Turning his attention away from the action on the field, Coach Chad tried patiently to explain the Little League 12-man roster rules and why Andrew was sitting. Having none of it, I huffed back to my seat, leaving him standing there in mid sentence.

What my outburst accomplished: NOTHING! Except to make me look like a hotheaded idiot who embarrassed my kid and my husband.

I mean who was I to think that my son, whose batting average was somewhere around .005, should be entitled to more playing time in a pivotal game of a state tournament that we were trying to WIN?

When agreeing to do all-stars, my husband and I understood the playing time rules. We knew there were no guarantees that Andrew would get more than six outs and one at-bat. If he’d been performing better, he would’ve played more. It was that simple. No one was “picking on my kid.” They were trying to win a title!

I think I apologized to Chad. If I didn’t, I should’ve. I did apologize to Andrew, who made me promise to not interfere with his games ever again. And I haven’t.

My point here is that spending as much time as we do at the ball field, we’re going to occasionally say and do things that aren’t terribly wise. We’re going to read situations incorrectly and maybe assume things that aren’t true. Admitting these mistakes and not repeating them is key. Seeing, or at least attempting to see the team, the game and your child from the coach's point of view is vital. Click To Tweet

Sometimes I think team sports offers as many learning opportunities for the parents as it does for the players. Click To Tweet

Coaches, have you ever had a parent come to you, admit they were out of line and apologize for something they’ve said or done? I hope so.

Parents, have you ever had to say sorry for words or actions that impacted your player or team? Feel free to share your story in the comments. You’ll be surprised at how many of us can relate.

Or, on the other hand, do you consider yourself an outspoken type who doesn’t hesitate to ruffle feathers, storm into the dugout, rant on social media and regularly talk about changing teams? And you’ve never considered the effects of your behavior? Then you might be one of those toxic types referenced above. Maybe it’s time for some honest introspection (said the blogger kindly to no one in particular).

Click here to check out the 184 TBP fan responses to the reader question above. Lots of great advice there.


Angela Weight

Founder and publisher of Travel Ball, Angela Weight is still a little shocked to be running one of the most popular youth sports parenting sites on the web. Click the ABOUT US tab to read her story.

3 thoughts on “Sports Parenting: Where is the Problem? With the Team or with Me?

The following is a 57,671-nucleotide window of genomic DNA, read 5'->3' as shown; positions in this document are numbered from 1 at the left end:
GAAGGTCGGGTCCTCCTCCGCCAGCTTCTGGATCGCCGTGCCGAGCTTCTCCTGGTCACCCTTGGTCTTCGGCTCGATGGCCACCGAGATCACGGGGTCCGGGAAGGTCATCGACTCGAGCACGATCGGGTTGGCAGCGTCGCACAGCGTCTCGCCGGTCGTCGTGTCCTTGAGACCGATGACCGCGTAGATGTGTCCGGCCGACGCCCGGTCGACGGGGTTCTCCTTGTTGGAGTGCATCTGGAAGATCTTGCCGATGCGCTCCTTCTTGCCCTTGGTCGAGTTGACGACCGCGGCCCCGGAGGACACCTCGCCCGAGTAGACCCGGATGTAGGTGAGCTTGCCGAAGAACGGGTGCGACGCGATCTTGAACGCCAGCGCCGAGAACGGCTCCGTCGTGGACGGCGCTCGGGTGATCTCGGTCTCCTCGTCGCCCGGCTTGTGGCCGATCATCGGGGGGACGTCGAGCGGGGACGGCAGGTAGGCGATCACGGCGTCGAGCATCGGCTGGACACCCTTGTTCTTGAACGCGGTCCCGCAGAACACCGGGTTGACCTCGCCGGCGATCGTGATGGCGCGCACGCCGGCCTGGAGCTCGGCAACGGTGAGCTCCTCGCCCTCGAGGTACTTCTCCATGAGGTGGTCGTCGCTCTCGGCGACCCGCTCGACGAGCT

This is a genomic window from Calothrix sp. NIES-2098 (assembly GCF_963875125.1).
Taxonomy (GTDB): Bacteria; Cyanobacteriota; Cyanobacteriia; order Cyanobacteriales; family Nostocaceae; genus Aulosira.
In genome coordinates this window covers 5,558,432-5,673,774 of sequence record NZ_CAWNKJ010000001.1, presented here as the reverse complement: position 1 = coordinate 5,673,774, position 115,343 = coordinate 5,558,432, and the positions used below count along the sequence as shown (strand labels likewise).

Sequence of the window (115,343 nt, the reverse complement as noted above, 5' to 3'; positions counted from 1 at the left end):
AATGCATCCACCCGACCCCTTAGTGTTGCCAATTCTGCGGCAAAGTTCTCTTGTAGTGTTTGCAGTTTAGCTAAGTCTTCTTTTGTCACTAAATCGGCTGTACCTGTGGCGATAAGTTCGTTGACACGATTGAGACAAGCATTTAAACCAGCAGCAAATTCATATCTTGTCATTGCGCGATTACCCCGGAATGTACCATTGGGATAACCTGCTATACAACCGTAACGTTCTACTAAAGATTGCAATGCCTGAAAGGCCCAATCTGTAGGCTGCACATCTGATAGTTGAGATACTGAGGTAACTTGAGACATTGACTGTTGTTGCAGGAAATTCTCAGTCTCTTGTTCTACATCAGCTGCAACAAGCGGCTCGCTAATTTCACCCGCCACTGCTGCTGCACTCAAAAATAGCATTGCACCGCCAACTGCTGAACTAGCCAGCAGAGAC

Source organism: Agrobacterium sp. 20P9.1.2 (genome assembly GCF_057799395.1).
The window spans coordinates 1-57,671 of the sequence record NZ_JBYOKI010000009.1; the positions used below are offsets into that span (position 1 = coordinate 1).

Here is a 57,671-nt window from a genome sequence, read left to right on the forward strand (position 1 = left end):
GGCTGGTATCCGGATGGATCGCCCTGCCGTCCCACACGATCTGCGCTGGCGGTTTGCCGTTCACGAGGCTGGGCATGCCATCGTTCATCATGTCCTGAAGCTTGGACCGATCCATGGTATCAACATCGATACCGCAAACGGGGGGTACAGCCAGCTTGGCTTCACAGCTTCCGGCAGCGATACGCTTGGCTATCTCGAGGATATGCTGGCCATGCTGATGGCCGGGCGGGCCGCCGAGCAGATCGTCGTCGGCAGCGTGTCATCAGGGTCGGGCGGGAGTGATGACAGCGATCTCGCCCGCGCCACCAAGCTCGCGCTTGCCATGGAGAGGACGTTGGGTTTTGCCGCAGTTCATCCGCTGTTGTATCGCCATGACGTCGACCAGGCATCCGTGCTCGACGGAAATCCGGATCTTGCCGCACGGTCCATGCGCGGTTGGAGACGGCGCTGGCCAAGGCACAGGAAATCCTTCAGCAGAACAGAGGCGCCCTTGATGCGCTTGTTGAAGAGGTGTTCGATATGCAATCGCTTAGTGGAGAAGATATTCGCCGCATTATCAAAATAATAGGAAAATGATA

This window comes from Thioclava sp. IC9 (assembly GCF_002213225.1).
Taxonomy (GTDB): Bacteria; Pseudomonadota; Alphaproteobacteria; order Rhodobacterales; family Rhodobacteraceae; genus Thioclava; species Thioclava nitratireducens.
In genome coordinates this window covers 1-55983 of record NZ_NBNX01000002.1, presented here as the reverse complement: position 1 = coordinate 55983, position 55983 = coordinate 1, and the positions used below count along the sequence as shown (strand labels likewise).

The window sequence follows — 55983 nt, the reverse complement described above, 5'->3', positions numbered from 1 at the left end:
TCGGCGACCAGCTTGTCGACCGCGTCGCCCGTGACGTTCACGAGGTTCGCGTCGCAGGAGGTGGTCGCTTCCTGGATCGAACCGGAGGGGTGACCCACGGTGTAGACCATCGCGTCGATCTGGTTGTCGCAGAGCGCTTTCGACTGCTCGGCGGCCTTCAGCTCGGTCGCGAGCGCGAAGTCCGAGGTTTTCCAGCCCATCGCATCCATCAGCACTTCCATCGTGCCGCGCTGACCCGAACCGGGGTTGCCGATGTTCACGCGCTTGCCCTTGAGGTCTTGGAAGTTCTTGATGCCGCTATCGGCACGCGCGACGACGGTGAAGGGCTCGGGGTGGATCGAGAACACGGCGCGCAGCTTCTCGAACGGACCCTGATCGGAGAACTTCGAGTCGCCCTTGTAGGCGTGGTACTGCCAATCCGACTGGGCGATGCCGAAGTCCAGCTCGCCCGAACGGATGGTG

• December 9, 2017 at 10:28 am

    Thanks for the information. Very inspiring for me.

  • November 1, 2017 at 5:50 pm

    Love this post!

    It’s interesting because when I observe parents who are “over-the-top”, with everything, I can only wonder how much their identity, self-worth, is tied to their kids’ performance, experience, etc.

    One of the more insightful comments someone made to me was a few months ago regarding parents described in this post. The person that was speaking to me was a coach who has dealt with parents like above. He told me that when he sees parents care so much about winning and results and only care that their kid plays on a team that’s going to win championships, he told me some perspective that his father actually gave him, and it was something like the following:

    “Son, sometimes parents act and think that way because deep down they don’t truly believe their son is going to play or go far in baseball. So the youth championship game is all they (as in the parent) has to hope in. And they think it’s all their kid will ever have in the game as well.”

    I bring this comment up because it makes me think, more globally, how many parents come to travel ball seasons and teams bringing their inability to be self-aware and manage their own fears, anxieties, and misplaced identity.

    What would happen if parents like that mom or even me, ask some questions like:
    – Why do I get so nervous when my son gets 2 strikes on him and one more could mean a strike out?
    Is it because I’m afraid he’s going to be ridiculed, ostracized, or rejected? If so, did I ever experience those things in my youth?

    I’m no psychologist but I do like to take some personal inventory from time to time and read a nice book. In Eric Geiger’s book “Identity”, he put a quote in there that, paraphrasing, said: “We only do, act, and behave, in accordance with what we believe about ourself..” In other words, this mom, and maybe me more often than I’d like to admit, cannot separate how I behave with what I believe about myself.

    If I believe that my son’s baseball experience says something about who I am as a parent, that’ll certainly impact how I behave.

    Great post, again, Angela.